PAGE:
STAFF WRITER JENNIFER FIERRO
Marble Falls High School high jumper Kason O’Riley might tell you the keys to his District 17-5A championship leap April 3 were a twenty-dollar bill from his parents tucked into his jacket, one white shoe and one black shoe on his feet, and the same socks he wears at every meet.
Athletes often cling to superstitious habits as part of pre-competition rituals.
O’Riley offered some “proof” for his lucky socks.
“I changed my socks up,” he said about a meet where he barely cleared 6 feet. “The next week, I got my socks back and jumped 6-07.”
In reality, however, O’Riley’s success boils down to plain old hard work.
The sophomore track-and-field athlete cleared 6-06 for the district title at the meet at Pflugerville Weiss High School on Wednesday. It was one 1 inch lower than his fifth-place finish March 29 at the Clyde Littlefield Texas Relays and 2 inches below his personal best.
The Texas Relays hosts some of the best Texas high school athletes. Unlike in University Interscholastic League competition, where athletes go against others from similar-size schools, at the relays, they are all in one big pool.
At the Texas Relays, O’Riley faced a clear-it-or-go-home situation with the bar at 6-07. The 6-foot-5-inch high jumper failed to get over the bar twice at that height. If he missed the third time, he’d have to settle for his previous clearance to determine his standing at the meet.
Mentally imploding is always a possibility for an athlete in this situation.
“On my last attempt, I focused on going up and powering over it and getting my head back,” he said. “I kicked my legs up and got over it.”
The jump earned him fifth place.
Stepping into Mike A. Meyers Stadium on the University of Texas campus, where the relays are held, tested him.
“I started to get a little nervous with butterflies in my stomach,” O’Riley said. “As soon as I jumped, it all went away.”
It was his first time at the event, adding to the nervousness.
“(The Texas Relays) was my biggest meet ever,” he said. “It was a crazy environment. There was a lot of screaming and yelling. It was awesome.”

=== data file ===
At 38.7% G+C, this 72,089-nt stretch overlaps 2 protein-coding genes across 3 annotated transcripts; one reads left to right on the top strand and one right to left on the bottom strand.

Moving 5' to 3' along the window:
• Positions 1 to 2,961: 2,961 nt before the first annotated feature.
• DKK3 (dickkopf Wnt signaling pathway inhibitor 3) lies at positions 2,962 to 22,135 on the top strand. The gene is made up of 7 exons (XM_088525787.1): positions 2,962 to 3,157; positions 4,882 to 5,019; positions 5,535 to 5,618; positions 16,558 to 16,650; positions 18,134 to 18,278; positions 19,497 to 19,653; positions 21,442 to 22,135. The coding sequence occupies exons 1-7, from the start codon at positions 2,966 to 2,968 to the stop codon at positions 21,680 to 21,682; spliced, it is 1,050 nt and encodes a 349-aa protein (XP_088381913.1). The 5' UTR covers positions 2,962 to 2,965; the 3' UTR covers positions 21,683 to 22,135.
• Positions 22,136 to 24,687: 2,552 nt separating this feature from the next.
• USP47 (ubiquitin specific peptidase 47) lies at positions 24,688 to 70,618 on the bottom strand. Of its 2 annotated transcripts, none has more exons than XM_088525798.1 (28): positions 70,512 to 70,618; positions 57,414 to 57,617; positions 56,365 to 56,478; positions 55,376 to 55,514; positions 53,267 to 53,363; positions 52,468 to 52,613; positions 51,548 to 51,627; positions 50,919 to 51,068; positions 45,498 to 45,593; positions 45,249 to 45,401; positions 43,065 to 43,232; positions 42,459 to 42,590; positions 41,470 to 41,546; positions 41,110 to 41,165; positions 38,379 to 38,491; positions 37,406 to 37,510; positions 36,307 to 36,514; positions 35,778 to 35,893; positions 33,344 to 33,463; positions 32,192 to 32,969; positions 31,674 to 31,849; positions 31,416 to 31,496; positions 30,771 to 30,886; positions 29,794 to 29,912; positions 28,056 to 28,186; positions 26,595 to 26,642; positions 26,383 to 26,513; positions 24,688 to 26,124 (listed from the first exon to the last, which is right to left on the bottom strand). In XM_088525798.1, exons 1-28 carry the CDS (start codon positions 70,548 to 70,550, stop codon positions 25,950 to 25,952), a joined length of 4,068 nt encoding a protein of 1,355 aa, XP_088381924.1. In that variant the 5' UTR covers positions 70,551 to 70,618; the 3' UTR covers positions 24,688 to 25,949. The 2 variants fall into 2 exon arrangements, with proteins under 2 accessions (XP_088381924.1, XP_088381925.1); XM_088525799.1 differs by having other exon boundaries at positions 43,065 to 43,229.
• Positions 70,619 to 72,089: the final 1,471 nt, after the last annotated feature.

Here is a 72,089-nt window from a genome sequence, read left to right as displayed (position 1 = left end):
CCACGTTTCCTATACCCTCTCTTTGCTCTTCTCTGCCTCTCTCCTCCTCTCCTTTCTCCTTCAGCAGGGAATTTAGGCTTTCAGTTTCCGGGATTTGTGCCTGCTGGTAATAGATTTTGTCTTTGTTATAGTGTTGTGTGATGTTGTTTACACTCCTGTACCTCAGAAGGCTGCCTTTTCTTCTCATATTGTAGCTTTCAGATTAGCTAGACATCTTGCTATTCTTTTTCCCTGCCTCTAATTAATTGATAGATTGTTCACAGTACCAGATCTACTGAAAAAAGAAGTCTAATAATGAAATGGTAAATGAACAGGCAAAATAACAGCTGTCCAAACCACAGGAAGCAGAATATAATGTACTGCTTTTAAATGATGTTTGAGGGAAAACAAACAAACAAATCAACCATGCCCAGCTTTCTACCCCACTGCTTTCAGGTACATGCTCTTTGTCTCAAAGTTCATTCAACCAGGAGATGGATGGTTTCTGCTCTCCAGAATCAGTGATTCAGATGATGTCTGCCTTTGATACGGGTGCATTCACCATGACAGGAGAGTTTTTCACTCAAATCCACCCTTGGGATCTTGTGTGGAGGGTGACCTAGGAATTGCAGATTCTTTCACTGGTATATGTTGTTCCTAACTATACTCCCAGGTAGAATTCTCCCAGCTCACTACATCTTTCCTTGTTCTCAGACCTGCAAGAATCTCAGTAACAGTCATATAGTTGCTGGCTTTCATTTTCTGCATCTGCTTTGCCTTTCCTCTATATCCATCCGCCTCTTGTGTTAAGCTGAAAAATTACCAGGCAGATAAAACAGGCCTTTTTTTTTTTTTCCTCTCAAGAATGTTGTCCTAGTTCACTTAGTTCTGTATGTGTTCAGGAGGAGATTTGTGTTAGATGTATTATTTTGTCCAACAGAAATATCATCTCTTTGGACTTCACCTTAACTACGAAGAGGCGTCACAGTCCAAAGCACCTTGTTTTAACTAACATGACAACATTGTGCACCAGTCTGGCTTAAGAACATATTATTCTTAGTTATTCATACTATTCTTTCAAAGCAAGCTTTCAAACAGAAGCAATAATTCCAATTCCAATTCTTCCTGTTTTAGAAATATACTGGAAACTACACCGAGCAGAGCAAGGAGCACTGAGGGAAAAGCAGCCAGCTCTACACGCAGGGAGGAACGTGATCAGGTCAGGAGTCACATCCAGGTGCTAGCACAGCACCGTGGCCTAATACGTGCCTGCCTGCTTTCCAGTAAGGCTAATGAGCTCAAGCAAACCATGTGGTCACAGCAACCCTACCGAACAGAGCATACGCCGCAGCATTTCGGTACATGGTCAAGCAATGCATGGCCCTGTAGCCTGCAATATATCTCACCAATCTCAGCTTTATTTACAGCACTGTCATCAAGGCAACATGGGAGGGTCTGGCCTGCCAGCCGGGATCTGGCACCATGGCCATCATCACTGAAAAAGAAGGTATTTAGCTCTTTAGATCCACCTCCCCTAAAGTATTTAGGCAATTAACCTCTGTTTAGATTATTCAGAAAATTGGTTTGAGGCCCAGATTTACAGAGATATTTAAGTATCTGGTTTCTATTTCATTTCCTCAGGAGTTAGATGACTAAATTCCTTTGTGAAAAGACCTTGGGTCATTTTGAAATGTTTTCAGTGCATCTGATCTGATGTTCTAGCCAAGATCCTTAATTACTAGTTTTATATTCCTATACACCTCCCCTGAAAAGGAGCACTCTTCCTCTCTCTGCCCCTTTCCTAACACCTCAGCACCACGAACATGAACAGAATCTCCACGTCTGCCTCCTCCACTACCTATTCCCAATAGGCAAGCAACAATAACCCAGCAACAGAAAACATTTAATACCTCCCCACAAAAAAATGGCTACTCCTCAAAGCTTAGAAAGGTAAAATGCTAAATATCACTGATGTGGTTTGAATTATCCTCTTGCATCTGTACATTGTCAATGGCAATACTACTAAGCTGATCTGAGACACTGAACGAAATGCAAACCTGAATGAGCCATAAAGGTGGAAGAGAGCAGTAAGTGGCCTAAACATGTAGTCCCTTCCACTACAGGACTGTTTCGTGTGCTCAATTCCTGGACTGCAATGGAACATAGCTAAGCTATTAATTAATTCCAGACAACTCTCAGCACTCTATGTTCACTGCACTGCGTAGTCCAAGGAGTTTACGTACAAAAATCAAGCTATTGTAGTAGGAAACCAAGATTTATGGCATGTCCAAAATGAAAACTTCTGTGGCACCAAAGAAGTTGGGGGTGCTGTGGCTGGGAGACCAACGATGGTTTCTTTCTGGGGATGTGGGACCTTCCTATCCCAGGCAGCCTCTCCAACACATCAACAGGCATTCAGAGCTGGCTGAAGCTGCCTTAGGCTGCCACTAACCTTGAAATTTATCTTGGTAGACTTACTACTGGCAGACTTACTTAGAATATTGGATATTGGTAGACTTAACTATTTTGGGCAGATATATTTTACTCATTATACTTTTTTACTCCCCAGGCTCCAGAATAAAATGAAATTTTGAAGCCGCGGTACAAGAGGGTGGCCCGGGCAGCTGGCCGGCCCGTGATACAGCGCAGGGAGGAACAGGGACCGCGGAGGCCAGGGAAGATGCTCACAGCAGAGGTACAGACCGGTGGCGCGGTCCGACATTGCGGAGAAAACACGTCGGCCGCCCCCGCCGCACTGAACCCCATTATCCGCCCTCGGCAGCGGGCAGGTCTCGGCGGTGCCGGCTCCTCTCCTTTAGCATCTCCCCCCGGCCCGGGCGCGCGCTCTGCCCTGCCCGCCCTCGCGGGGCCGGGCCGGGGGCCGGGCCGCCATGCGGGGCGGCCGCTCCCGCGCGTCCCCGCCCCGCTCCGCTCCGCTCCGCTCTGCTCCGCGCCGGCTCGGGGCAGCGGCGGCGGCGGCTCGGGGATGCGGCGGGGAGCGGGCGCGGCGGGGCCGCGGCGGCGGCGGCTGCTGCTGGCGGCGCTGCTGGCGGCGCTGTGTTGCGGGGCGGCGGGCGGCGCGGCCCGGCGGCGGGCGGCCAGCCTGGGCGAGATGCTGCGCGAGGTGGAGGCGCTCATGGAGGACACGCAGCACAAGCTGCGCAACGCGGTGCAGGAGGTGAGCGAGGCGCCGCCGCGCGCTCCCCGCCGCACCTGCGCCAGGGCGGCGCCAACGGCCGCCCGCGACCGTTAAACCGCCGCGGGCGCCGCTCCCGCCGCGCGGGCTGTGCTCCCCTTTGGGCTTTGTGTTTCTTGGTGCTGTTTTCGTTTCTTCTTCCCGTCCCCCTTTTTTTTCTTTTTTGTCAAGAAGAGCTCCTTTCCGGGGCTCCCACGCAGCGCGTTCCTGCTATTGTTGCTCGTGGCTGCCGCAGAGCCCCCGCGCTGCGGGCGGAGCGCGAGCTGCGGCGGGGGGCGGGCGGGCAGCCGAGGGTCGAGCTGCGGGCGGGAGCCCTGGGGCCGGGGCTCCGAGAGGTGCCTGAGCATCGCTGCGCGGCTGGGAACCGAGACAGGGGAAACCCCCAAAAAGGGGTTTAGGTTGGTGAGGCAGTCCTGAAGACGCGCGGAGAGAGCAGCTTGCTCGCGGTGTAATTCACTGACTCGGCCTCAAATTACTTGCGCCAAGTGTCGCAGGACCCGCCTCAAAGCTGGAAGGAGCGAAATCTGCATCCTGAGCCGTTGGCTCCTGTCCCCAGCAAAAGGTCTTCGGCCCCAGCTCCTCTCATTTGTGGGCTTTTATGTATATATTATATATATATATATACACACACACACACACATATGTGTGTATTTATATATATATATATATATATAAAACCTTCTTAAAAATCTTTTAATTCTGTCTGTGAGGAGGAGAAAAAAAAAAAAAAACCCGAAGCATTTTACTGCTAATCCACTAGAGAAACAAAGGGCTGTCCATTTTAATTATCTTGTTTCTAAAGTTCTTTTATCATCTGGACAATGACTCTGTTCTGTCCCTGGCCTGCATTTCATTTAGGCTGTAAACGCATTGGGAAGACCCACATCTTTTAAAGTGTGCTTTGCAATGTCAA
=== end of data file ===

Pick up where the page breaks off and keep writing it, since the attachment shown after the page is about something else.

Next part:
The stadium is also where the Class 5A track-and-field state championships will be held May 10-11, so the experience could help him down the road.
O’Riley, who is also a shooting guard for the Mustangs basketball team, caught the attention of Marble Falls coaches last year when they moved him to the varsity to compete at the district meet. He cleared 6-02 to finish as district runner-up but was eighth at the area meet where he cleared 5-10 to finish the season.
Since then, O’Riley has come back with a purpose.
“High jump has given me that really good feeling,” he said. “I spend time jumping and working out and working on technique.”
His goal is to high jump in college and one day in the Olympics. To do both means jumping higher than 7 feet.
To help him get there, O’Riley trains with Alex Charles, a Baylor University high jumper and the son of Charles Austin, the 1996 Olympic gold medalist in the event and the American record holder at 7-10.5.
O’Riley shares the event with his mother, Katy O’Riley. His mom once held the Arkansas high school high jump record at 5-9.75. He cleared that height his freshman year. His father is Shawn O’Riley.
The younger O’Riley’s first big rivals, like many youths, were his older brothers, Ethan and Zach. At one point, Zach cleared 6-06 on the high jump. As the youngest, Kason knew that to earn any creditability among his siblings, he had to eclipse them.
Jumping higher than his brothers empowered him and helped him believe he could win anywhere, especially after his two brothers made a difficult declaration.
“They admitted that I was better than them,” he said with a smile.
Sibling rivalry, like superstitions, isn’t enough to push someone to become a top-flight high jumper. O’Riley must put in the work and time on the track. When others call it a day, he pushes on, getting just a few more repetitions.
Other keys to being a successful high jumper, according to Marble Falls high jump coach Scott Johnson, are technique, form, and strong legs.
Johnson and O’Riley spend a lot of time on form and technique, even “the curve as he’s coming into” the bar. This approach appears simple, but it’s actually an intricate process with the angle, each motion, movement, and step broken down, studied, and practiced before coach and athlete put it all back together for competition.
“People don’t think about the angle of the attack,” Johnson said. “If your angle is off, it throws your technique off. You can’t drop your hips. All those angles have to be perfect.”
High jumpers don’t just throw themselves over the bar. They definitely don’t dive over the bar either. They actually jump backward over it.
Even after a high jumper takes their three “power steps” as they approach the bar to generate an explosive jump, their work isn’t done. In the moment they get off the ground while turning their back to the bar, they still must get their head and shoulders, followed by their hips, up and over. Finally, they have to maintain the mental awareness to kick their legs and feet so as to not touch the bar as they slip over it.
Johnson believes O’Riley has many of the pieces in place to fulfill his high jump goals. Now, it’s a matter of putting in the work.
“He can get a whole lot better if he gets stronger,” Johnson said. “His body form is perfect for high jumping.”
Just in case, O’Riley plans to wear those same socks, lace up the black shoe and the white one, and tuck a twenty-dollar bill from his parents into his jacket before every meet.
Why tempt fate?